Behind every small business is a story of entrepreneurial vision and risk taking. All startups are a daunting endeavor. That’s why the franchising model was created — to help launch new businesses, leveraging resources from successful nationally recognized companies to individual operations.It’s a model that has worked well for decades — franchisors grow and expand their brand-reach while franchisees realize the dream of starting their own business.
In the restaurant industry, ninety percent of America’s restaurants are either independent operators or franchisees. Overall, franchisees are responsible for the majority of restaurant industry job growth and continue to be an engine of economic advancement for the nation.
Unfortunately, increasing and overreaching regulations from the National Labor Relations Board have been eroding the franchising relationship and endangering the success of our small businesses. Our congressional leaders should keep a watchful eye over these developments.
Just this week, the NLRB overturned a thirty-year rule that gave franchisees the freedom to run their day-to-day employment practices independently of their franchisor — hiring, shift schedules, terminations. A traditional firewall has now been eliminated, making franchisors liable for franchisees’ employment practices despite the fact that franchisors have no control over those practices. It is a dangerous path that dissolves the long-established “joint-employer standard” that has helped create millions of restaurant jobs through the franchisor/franchisee model.
The ruling defies precedent and common sense. Just this month, a federal appeals court ruled that a Texas franchisor was not liable as an employer under the Fair Labor Standards Act because he lacked the authority to hire and fire, didn’t set work schedules, and didn’t establish pay rates and methods.
NLRB’s disruption of the joint-employer standard is a response to efforts by organized labor to build additional ways to unionize restaurant workers. Labor would much rather take a bigger swipe at organizing a large corporation than pick off small businesses with a handful of employees one at a time. By tying franchisees more to the hip of their parent company, labor can redefine a “small business” as “big business” and go after parent companies in their organizing efforts. Furthermore, as written, the recent NLRB decision negatively impacts other industries, like contracted janitorial and landscaping services.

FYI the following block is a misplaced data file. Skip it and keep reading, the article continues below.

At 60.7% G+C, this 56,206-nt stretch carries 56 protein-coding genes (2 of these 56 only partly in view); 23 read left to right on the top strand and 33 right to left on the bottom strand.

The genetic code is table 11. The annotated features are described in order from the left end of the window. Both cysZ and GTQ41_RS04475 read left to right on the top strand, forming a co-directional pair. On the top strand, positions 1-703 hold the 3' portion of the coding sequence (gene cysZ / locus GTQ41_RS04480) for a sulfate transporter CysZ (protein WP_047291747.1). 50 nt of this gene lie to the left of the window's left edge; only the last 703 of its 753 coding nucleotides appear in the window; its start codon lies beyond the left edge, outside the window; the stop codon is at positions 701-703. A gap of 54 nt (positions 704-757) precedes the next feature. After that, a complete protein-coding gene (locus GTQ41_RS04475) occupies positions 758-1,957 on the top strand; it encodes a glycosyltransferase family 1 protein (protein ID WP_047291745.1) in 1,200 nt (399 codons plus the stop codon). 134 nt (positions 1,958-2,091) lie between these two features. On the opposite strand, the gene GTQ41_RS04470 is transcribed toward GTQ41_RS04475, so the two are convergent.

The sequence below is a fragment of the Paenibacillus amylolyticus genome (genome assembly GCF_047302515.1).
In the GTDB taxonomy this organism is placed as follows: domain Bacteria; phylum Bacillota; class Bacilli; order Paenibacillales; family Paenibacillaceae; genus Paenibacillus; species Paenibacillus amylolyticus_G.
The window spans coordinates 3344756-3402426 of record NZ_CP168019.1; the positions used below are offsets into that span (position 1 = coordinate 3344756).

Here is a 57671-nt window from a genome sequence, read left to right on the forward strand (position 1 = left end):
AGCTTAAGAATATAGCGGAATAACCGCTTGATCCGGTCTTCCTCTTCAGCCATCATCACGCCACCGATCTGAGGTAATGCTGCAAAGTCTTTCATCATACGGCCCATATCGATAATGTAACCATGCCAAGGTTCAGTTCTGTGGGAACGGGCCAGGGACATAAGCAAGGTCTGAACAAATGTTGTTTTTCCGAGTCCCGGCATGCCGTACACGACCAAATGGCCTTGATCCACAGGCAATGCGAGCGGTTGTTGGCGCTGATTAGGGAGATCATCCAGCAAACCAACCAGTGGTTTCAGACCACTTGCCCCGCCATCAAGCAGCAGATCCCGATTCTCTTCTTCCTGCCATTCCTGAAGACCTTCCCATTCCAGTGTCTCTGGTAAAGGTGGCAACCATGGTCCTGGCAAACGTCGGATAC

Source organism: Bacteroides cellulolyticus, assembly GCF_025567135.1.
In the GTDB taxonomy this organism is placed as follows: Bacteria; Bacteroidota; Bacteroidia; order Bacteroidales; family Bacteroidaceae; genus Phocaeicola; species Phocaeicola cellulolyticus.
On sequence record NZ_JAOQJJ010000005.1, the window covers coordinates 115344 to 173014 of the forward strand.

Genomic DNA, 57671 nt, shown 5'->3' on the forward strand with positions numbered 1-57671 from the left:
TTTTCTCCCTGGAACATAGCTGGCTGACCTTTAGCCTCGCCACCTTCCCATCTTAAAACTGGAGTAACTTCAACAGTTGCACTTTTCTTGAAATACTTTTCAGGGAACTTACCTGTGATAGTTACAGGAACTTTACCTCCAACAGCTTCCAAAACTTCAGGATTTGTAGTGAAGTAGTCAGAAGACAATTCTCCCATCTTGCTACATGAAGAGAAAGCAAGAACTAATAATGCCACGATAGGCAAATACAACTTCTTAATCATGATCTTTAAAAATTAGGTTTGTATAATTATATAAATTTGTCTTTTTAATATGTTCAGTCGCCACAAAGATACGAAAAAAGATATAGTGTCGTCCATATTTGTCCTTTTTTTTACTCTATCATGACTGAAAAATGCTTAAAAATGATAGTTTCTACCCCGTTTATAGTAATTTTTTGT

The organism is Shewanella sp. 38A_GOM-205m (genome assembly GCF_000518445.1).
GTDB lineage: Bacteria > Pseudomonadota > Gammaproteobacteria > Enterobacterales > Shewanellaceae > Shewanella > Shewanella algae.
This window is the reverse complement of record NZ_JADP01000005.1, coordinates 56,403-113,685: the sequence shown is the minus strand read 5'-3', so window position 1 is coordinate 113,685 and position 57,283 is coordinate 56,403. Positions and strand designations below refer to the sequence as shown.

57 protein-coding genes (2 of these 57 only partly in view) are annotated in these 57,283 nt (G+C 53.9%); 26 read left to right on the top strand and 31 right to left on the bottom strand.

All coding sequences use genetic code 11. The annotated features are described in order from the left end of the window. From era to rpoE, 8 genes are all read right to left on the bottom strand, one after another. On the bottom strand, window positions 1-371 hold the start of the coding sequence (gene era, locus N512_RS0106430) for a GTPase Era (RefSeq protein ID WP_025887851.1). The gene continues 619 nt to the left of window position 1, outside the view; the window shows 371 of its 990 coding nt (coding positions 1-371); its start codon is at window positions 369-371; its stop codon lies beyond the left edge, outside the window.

The steps the NLRB is taking will have dire consequences to franchisees, franchise employees and the economy as a whole. With increased challenges to franchise there will be fewer jobs created, less capital invested into the economy, fewer taxes paid and less upstream and downstream economic activity. One bright spot is that Congress is attuned to these happenings and the House Subcommittee on Health, Employment Labor & Pensions has held a hearing and continues to monitor developments.
Unfortunately, the NLRB’s changes to the joint-employer standard are just the latest example of a federal agenda aligned against small businesses. A look at the NLRB and Department of Labor under the Obama administration finds multiple appointments of officials who do not respect the contributions of small businesses and independent entrepreneurs to the U.S. economy. In fact, the Supreme Court just ruled that President Barack Obama overstepped presidential authority with his quick recess appointments of three union-backed officials to the NLRB, a board that has issued hundreds of new rules favoring union initiatives.
The NLRB is also interfering with the free choice of employees to decide whether or not to join a union by proposing a rule allowing for “ambush” elections. The NLRB says it wants to amend union election procedures in order to “reduce unnecessary litigation and delay.”
The proposed rule would dramatically shorten the time between filing a union election petition and the election to as little as ten days, which affects employers’ ability to be heard and employees’ free choice. It also favors organized labor by limiting employer abilities to both train supervisors on how to respond lawfully to unions’ organizing campaigns and to educate employees about the disadvantages of union representation.
The Workforce Democracy and Fairness Act has been introduced to block the NLRB from moving forward with its ambush election proposal, which would allow union representation elections to be held in as few as 10 days after the filing of a union petition. Additionally, the Employee Privacy Protection Act would ensure employees’ right to privacy by allowing individuals the option of disclosing the contact information of their choice.
As the nation’s second largest private sector employer, the restaurant industry relies on the vision and risk-taking of our startups and franchisees. The White House, Congress and Washington regulators should seek ways to foster their growth and success instead of stacking the deck against them, particularly at this time in our economic recovery.
Dawn Sweeney is president and CEO of the National Restaurant Association.